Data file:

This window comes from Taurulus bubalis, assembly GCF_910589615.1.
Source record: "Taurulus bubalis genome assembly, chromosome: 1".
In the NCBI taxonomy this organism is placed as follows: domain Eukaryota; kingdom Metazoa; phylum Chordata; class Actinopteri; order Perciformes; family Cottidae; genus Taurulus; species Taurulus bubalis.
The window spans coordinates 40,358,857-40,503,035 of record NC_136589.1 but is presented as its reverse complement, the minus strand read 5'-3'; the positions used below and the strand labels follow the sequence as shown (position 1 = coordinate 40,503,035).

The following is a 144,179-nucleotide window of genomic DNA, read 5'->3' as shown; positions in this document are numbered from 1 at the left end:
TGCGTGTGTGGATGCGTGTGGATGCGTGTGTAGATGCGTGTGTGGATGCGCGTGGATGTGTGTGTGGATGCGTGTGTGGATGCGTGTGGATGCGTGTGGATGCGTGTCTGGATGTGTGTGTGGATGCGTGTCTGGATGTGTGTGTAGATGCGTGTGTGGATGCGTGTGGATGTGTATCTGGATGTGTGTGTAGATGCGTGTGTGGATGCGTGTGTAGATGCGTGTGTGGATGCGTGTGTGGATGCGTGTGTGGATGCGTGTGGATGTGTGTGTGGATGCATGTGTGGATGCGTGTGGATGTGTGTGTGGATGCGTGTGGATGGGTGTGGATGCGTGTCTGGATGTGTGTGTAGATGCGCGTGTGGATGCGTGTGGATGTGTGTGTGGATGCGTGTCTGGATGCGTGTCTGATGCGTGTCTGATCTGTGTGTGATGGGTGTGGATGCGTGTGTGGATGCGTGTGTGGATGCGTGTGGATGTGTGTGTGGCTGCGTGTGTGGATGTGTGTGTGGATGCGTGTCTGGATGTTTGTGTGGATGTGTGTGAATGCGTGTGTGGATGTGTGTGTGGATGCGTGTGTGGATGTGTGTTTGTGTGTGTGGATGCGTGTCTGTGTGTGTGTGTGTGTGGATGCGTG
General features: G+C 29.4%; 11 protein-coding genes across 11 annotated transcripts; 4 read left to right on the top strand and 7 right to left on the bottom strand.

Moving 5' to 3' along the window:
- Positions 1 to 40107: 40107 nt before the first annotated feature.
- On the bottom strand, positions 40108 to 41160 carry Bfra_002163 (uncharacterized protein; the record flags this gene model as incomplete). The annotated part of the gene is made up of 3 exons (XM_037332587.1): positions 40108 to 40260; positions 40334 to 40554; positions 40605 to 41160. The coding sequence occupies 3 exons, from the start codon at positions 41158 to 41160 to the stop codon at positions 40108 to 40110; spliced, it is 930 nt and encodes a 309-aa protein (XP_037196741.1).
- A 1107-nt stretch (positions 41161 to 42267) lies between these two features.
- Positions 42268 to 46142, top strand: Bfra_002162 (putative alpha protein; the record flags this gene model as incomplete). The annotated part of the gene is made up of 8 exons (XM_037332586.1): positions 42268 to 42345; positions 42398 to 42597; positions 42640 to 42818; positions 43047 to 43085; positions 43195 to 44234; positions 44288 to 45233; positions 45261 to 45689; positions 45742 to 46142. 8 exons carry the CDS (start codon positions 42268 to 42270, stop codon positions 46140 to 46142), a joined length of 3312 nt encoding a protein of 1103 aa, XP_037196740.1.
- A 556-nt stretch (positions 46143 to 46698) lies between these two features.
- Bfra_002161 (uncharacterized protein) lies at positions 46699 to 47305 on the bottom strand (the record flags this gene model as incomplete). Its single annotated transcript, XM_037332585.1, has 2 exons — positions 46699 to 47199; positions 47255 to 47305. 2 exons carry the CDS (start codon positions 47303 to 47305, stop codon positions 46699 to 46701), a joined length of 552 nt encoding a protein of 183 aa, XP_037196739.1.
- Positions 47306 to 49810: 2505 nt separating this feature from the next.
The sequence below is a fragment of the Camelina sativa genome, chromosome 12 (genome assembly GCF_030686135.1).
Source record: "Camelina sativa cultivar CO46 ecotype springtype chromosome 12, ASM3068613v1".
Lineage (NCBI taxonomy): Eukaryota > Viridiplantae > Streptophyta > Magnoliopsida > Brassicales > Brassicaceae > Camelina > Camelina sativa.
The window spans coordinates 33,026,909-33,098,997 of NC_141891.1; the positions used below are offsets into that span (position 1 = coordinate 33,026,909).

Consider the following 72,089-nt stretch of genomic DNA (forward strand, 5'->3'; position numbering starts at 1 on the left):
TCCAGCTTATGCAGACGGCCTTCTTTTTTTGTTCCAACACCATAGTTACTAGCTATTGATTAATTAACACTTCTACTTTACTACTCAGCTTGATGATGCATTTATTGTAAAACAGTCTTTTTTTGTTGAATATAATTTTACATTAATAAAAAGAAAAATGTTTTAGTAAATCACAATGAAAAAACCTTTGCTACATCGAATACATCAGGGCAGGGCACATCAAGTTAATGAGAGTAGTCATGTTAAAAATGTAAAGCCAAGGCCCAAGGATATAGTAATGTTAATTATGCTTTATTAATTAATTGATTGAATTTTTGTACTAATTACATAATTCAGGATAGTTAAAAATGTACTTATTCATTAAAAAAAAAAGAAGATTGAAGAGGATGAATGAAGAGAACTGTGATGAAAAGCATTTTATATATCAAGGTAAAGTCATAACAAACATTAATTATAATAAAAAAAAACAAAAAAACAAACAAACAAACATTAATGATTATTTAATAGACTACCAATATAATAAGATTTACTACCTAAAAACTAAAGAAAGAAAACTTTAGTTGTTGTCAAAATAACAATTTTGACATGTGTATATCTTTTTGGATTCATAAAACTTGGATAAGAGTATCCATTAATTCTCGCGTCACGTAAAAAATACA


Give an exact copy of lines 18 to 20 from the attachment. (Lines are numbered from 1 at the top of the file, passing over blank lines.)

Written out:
Lineage (NCBI taxonomy): Eukaryota > Viridiplantae > Streptophyta > Magnoliopsida > Brassicales > Brassicaceae > Camelina > Camelina sativa.
The window spans coordinates 33,026,909-33,098,997 of NC_141891.1; the positions used below are offsets into that span (position 1 = coordinate 33,026,909).

Consider the following 72,089-nt stretch of genomic DNA (forward strand, 5'->3'; position numbering starts at 1 on the left):